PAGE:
Harmful chemical compounds and pollutants can be released from various plastics through UV-linked or biodegradation [31,79,90]. Endocrine disruptors, for example, have negative effects on marine biota even at the extremely low levels produced during the transportation and degradation of the polymer matrix. These pollutants have been identified as major contaminating compounds in wastewater effluents [91] that will be released into the Earth’s waters. Endocrine disruptors consist of chemical compounds able to mimic endogenous hormones, as they have a very similar chemical constitution. So a hormone receptor can mistakenly recognize these compounds, activating or blocking the normal functioning of the endocrine system [92,93]. Sex change of organisms exposed to contaminants that mimic estrogen compounds has been recorded in marine ecosystems, with all the specimens becoming female. Imposex (sexual impotence) has also been detected in several marine gastropod groups exposed to TBT (tributyltin).
Girard et al. [94] performed in vitro colonization experiments with mixed textile fibers extracted from intertidal sediments in Indonesia and with HDPE microbeads. They used seawater from a coral reef aquarium as the suspending medium, with its natural microbial populations. The colonizing bacteria (identified by DNA sequencing) differed substantially between the two substrata. HDPE beads became colonized by a community enriched in Alcanivoracaceae, while the bacterial populations on textile fibers (40% cotton, mainly dyed black or blue) became enriched in Kordiimonadaceae and Cellvibrionaceae. According to the authors, oxygen consumption and specific colonization patterns suggested that the fiber and plastic substrata were being biodegraded. They did not consider any possible negative effects of the degradation products on the biota, simply considering that degradation was a positive process removing the fibers from the environment.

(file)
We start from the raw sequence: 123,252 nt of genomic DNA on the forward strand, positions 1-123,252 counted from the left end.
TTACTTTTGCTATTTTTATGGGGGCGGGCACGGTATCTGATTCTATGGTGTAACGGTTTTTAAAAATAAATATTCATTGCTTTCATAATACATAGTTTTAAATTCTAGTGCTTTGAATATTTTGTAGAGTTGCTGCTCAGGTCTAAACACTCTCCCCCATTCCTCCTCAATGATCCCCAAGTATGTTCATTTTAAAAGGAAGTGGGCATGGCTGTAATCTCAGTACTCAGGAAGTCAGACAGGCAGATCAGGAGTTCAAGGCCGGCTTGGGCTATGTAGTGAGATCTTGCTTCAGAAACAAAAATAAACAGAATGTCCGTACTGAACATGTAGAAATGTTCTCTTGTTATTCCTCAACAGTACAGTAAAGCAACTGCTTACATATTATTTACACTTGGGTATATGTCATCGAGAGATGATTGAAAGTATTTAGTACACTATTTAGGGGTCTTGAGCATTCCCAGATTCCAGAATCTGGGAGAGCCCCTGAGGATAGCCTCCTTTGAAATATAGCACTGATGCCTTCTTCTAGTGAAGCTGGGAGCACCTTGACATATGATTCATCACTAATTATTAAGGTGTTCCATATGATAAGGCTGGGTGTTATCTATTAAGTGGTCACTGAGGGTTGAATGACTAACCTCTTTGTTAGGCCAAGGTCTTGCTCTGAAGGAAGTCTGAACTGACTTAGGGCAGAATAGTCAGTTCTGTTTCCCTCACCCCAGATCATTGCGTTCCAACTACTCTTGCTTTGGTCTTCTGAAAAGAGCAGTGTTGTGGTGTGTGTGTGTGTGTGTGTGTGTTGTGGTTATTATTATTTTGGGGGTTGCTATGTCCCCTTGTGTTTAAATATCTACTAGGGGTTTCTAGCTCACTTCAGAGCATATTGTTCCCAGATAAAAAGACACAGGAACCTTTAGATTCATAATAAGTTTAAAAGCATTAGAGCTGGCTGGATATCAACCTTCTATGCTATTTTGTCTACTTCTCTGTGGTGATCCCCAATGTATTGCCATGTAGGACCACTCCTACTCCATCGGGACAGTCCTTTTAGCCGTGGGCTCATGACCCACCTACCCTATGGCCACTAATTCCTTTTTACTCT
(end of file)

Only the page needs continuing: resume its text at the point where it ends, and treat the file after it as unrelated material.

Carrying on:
3. Microplastics

The increased use of plastic materials over the last years has led to millions of tonnes per year of these recalcitrants being released into our seas. It is acknowledged that they are one of the most important anthropogenic influences on our waters and are even found in the Arctic Sea, arriving there from as far away as the Asian coast [95]. They cause problems through their ingestion by aquatic life [96,97] and references therein. Microplastics also provide a surface on which pollutant molecules and potentially dangerous microorganisms can become concentrated and carried to other locations 18, 19. Once the plastic becomes modified by oceanic organics, a completely new surface, much more attractive as a food source, is presented to living creatures.
There are five plastic accumulation zones in our oceans (Figure 2) [98], perhaps the best known of which is the Great Pacific Garbage Patch, in the north-central Pacific Ocean [41]. However, not all ocean gyres have been equally studied and, indeed, difficulties in standardizing sampling procedures make this a very problematic area [99].
Initially, plastics are broken down in the seas into small fragments by abiotic forces such as u-v and wave action; when these fragments are less than 5 mm in size they are known as microplastics. They rapidly become covered by a thin film of organics present in the water and then by marine microorganisms (Figure 3), forming a surface population known as the plastisphere [100]. This contains a wide variety of prokaryotes and eukaryotes and the exact makeup may depend on the type of plastic, as well as the local environment [101,102], although it has been suggested that the plastisphere is only specific to plastic-type in conditions of low nutrients and low salinity [103]. A survey of plastisphere biofilms from around the world, and of various degrees of maturity, indicated that the most abundant phyla are Proteobacteria, Cyanobacteria, and Bacteroidetes [42].